Skip to main content

Welcome to Blockchain Blawg

In the spring of 2017, I checked out three books from my local library (those still exist). One book detailed the history of bitcoin and introduced me to the concept of the blockchain. The second book detailed various use cases for distributed ledger technologies generally. I don't recall what the third book was about because I didn't get a chance to read it but these books kicked off my journey down the blockchain road. And I've been on it ever since.

I am not shy about my fascination with all things blockchain. Because I am an attorney, I get all sorts of random questions about the legality and enforceability of blockchain activities (spoiler alert: I rarely know the answers). This blawg (law + blog) was more or less borne out of those random, sometimes outlandish questions. I also want to learn and help others learn more about blockchain. Most people that know about blockchain only know about it in the context of cryptocurrency (which does not enjoy the best reputation for a host of reasons). There's so much more to it, people. So. Much. More.

As this blawg takes shape, I'll tell you more about me and my personal and professional interests in blockchain and the law. In the meantime, please send any questions to

Thanks for joining this leg of my journey!


Popular posts from this blog

Before You Mint Your NFT

With NFT season taking a bit of a breather (kinda), I thought this would be the perfect time to lay out a few things to consider before minting an NFT.  If you missed the frenzy, well, welcome. "NFT" stands for non-fungible token and these digital tokens represent real world ownership and provenance of a particular asset. NFTs are minted (i.e., produced), stored and transacted (bought/sold/traded) on a distributed ledger like blockchain. Some NFTs represent ownership of tangible assets and some NFTs are digital/virtual assets  (yes, a digital piece of art was purchased for $69M). "Non-fungibility" is a scary word but it essentially means that the asset is unique, cannot be interchanged with another asset, and cannot be replicated. Think of NFTs as either collectibles, like artwork and trading cards, or title to tangible/real property, like real estate and cars.  So with all the excitement having simmered down a bit, below are a few things to think about before you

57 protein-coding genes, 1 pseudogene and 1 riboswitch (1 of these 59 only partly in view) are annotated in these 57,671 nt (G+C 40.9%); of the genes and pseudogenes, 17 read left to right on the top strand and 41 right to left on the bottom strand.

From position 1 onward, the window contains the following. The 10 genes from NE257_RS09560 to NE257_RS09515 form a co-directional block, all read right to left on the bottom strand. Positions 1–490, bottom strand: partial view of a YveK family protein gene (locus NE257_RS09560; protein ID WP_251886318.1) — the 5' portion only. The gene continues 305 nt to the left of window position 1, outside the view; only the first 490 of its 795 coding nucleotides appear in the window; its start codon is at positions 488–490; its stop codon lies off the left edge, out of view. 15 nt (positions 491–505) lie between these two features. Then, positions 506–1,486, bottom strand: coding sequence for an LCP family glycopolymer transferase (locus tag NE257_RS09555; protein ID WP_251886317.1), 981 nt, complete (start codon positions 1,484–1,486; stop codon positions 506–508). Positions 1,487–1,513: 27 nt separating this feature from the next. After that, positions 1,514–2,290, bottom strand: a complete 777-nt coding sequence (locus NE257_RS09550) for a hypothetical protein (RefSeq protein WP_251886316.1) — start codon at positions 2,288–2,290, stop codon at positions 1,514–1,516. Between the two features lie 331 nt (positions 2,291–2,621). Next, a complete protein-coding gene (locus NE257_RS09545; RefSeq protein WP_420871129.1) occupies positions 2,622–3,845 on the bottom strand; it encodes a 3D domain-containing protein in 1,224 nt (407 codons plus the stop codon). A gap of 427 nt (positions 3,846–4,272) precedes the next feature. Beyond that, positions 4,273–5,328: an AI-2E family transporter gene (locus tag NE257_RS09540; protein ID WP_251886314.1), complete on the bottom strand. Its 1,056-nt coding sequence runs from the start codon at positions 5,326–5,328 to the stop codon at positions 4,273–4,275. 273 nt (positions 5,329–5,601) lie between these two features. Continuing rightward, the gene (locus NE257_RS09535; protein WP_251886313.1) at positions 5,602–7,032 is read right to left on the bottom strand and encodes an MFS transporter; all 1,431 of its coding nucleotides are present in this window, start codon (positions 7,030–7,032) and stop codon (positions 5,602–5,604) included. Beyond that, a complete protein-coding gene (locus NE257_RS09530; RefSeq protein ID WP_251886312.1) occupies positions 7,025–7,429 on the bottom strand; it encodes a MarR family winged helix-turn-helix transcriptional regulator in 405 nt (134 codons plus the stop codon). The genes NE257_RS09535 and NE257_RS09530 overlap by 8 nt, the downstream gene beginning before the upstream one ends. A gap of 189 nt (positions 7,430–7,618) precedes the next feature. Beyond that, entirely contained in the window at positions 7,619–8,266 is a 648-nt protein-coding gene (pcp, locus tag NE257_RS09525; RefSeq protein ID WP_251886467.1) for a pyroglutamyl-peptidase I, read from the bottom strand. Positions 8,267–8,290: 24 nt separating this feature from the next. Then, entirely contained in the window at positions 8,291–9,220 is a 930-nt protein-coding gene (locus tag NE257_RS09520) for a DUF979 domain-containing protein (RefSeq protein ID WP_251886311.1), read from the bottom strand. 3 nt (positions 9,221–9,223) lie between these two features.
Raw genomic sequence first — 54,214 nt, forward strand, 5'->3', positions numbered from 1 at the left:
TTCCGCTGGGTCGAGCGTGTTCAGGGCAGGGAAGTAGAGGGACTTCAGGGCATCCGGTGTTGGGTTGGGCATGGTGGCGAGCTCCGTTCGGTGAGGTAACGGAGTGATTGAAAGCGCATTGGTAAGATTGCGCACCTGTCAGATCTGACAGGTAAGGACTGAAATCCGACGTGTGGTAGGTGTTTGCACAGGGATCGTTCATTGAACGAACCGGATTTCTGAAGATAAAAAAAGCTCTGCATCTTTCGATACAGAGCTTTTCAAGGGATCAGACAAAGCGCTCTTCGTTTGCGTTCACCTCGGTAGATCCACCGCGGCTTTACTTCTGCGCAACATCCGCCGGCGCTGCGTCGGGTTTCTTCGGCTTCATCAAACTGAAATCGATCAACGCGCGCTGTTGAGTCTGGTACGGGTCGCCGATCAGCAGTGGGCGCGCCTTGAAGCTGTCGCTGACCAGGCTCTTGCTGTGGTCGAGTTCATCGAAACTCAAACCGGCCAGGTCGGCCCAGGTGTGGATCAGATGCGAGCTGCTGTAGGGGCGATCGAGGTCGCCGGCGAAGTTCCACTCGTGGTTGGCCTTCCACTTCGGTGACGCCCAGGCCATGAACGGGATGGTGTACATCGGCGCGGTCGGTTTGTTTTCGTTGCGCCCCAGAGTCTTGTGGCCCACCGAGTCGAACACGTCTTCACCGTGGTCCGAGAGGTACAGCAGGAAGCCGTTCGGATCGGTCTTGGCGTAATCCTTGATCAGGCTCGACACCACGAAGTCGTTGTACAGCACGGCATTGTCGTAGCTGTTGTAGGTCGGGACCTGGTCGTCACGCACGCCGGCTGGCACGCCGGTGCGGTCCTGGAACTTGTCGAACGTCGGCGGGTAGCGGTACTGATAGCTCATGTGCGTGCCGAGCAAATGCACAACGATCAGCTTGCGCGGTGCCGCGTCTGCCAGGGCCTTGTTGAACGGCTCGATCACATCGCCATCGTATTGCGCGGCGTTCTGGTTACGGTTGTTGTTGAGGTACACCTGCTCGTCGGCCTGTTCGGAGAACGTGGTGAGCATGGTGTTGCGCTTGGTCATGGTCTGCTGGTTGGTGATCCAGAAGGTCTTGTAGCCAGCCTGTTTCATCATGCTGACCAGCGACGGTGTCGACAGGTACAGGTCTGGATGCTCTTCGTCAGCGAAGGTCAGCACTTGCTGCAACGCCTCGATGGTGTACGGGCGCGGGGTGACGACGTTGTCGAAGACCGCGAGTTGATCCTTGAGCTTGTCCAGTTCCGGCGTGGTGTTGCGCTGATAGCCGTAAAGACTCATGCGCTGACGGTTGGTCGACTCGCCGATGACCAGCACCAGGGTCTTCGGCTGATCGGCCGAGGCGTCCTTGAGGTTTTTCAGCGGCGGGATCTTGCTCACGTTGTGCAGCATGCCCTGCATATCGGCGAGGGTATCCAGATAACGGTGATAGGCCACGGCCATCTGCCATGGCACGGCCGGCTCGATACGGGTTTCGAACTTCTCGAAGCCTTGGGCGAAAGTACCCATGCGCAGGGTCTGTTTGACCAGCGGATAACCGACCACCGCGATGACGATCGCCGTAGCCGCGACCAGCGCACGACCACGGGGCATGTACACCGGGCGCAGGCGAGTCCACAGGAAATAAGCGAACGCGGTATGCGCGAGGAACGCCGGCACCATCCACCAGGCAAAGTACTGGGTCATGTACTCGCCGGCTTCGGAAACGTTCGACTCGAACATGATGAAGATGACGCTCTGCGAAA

New home. Who dis?

This post will be short and not blockchain-related. I recently moved my blog to a new platform so I'm still working out the kinks on the aesthetic aspects. Thanks for your patience!

The Rundown on CBDCs

Everyday there is a news report about a country that is "exploring" or "studying" the possibility of developing a central bank digital currency (CBDC). In the past few days, I've read articles about Rwanda, Israel and France looking to pilot programs with CBDCs. And yesterday, the Bank of International Settlements announced its backing of the development of CBDCs. With approximately 80% of central banks around the world taking a closer look at CBDCs, now is as good a time as any to learn more about them. What Are They? A central bank digital currency is exactly what it sounds like--a digital currency issued by a central bank. In the same way our central bank, the Federal Reserve, issues the U.S. dollar, it would similarly issue some official U.S. digital currency ('digital dollar'). This is pretty much where the simplicity of it all ends. Things get really hairy (really fast) when central banks have to figure out how CBDCs fit into a traditional financ